Sunday, October 31, 2010

Some thoughts before class

We haven’t had class yet, but I’m reading Castells and finding him much more interesting now. His article for this week brings up a lot of interesting power play dynamics between technology and social class and the state. The People Power II movement in the Philippines is a great, positive example of, “power of the Internet and mobile communications technology – not to mention broadcast media - not only to shape public opinion but also to mobilize civil society when push came to a shove." But for some reason I always think back to Rwanda and the horrible ways in which radio communication technology was used to facilitate genocide. The startling differences between People Power II, which was an overall peaceful movement in comparison with the first Philippine People Power movement and Rwanda, serve to demonstrate the importance of societal framing when using technology.

Castells is clear to point out that the glowing reviews of the progressiveness of People Power II come from the middle class. In Rwanda it was the oppressed Hutu's that were uprising… Technology in the hands of socioeconomic classes means something different. Even in the Philippines, the reaction to People Power II, “Poor People Power” was classified by violence.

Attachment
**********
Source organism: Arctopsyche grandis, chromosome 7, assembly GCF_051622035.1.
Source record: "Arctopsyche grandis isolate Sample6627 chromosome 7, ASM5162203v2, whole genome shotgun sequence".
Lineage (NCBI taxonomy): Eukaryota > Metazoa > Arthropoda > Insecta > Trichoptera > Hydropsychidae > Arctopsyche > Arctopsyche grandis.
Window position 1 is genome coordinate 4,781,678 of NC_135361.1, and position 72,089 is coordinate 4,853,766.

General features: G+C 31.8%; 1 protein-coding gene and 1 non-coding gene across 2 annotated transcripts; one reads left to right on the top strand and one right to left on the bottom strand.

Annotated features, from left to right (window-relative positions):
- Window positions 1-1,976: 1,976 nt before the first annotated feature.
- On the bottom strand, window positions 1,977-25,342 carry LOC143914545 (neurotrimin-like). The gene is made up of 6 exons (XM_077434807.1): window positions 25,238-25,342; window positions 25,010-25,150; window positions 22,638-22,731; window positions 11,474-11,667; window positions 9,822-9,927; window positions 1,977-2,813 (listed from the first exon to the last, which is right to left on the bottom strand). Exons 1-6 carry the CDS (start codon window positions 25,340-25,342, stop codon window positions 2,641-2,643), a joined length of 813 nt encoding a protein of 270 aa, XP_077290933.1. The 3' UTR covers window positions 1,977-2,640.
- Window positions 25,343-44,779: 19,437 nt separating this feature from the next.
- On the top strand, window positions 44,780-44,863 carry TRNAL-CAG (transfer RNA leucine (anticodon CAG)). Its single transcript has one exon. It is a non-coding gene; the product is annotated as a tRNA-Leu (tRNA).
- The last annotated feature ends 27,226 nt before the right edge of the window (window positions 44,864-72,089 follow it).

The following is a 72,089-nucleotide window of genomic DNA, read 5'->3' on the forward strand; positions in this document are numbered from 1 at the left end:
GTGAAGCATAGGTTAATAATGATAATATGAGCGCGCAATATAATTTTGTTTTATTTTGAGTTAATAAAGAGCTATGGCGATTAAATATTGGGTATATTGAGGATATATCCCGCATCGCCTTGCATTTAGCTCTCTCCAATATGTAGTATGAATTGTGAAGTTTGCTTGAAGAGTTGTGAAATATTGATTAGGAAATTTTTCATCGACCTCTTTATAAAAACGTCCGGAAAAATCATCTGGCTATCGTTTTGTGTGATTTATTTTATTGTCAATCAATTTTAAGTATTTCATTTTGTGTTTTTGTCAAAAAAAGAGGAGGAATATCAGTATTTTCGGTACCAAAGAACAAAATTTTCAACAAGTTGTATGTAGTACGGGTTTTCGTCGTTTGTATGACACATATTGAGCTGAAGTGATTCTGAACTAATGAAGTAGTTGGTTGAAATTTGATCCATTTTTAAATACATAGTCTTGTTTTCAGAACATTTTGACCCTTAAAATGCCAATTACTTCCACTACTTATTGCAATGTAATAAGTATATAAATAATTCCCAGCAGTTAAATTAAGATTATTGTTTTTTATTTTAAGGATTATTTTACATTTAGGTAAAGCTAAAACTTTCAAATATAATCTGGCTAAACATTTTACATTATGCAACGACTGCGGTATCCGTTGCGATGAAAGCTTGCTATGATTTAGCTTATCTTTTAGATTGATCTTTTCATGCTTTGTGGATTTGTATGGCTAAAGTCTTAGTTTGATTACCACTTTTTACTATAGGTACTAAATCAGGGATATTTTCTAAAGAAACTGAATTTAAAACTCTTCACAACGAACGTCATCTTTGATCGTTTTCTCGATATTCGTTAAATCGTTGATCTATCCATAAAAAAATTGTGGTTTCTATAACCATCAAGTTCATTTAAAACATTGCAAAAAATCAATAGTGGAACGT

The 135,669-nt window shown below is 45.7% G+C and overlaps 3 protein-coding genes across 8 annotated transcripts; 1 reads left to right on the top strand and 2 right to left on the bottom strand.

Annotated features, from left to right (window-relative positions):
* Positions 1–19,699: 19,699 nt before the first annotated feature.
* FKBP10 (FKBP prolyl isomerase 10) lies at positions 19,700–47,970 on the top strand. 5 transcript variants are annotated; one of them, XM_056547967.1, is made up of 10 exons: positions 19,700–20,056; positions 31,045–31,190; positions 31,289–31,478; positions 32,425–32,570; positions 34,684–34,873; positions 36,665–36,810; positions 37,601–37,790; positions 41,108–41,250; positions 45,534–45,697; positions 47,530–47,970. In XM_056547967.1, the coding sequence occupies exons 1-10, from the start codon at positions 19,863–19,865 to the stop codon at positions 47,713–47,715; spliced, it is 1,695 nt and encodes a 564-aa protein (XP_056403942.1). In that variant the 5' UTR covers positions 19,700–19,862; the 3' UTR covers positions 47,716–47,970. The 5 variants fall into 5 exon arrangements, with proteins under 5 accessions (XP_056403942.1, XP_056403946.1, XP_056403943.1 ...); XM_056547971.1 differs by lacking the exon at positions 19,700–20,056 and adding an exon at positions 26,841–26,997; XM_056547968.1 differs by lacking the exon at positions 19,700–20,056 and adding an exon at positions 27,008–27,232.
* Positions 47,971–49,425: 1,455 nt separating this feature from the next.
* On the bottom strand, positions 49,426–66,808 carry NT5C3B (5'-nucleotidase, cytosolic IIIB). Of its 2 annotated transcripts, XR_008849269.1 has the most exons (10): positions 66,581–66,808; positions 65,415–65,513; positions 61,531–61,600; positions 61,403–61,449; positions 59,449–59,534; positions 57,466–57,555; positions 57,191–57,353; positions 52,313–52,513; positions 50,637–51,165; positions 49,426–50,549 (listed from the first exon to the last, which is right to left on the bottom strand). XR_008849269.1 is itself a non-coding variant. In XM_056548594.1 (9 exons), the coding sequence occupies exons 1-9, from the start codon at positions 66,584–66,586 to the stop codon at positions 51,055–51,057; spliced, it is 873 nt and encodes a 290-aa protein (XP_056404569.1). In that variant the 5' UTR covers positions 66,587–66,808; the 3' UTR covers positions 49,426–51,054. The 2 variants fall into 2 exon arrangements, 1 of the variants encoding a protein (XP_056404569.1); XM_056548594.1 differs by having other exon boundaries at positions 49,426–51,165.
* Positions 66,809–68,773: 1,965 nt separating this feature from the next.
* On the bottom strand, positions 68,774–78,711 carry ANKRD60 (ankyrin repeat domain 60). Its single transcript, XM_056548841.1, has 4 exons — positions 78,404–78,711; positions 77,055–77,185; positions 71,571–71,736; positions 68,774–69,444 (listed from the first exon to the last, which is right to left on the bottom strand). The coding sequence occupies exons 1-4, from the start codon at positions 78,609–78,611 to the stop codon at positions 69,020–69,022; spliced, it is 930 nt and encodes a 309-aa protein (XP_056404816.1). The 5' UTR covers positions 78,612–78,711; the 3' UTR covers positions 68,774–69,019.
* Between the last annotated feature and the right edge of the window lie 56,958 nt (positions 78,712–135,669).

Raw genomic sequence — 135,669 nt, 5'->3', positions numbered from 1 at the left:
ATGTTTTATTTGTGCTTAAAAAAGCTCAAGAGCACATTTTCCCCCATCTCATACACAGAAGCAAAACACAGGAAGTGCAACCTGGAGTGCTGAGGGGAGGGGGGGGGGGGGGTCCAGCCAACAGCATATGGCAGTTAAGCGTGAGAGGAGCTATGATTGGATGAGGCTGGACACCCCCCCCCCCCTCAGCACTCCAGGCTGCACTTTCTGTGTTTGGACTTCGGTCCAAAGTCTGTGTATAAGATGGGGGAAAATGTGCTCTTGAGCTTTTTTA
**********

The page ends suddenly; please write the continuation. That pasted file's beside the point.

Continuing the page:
In Korea, Roh and the youth movement draws a lot of similarities to Obama and his ascent to the presidency. Both were based on a sort of disenfranchised youth uprising, taking back the polls and effecting peaceful political change. But the train bombings in Spain are another example where the powers of mobile technology were used for evil. And it had some drastic political consequences, not only for Spain, with the election of a new political party but also for the international community and the US with the withdrawal of the Spanish coalition from Iraq. But something missing from all the case studies is exactly why mobile communications had the effects they did. Castells sees it. “…the particular usage of wireless technologies is shaped within the social context and political structures of a given society.”

Is it really still about social class? The use of mobile technology obviously can have revolutionary effects but only in weaker states? In the US, protests coordinated by mobile technology had much lesser effect because the state had the same, if not better tech capabilities to monitor the protestor’s efforts. In China, the state had such control over media as so almost erase news of early outbreaks of SARS. I can’t make out exactly what it is that determines the effect of mobile technology in inciting political change, but is it going to change as the state catches up to the population, or will the fact that there will always be a poor population balance against that?

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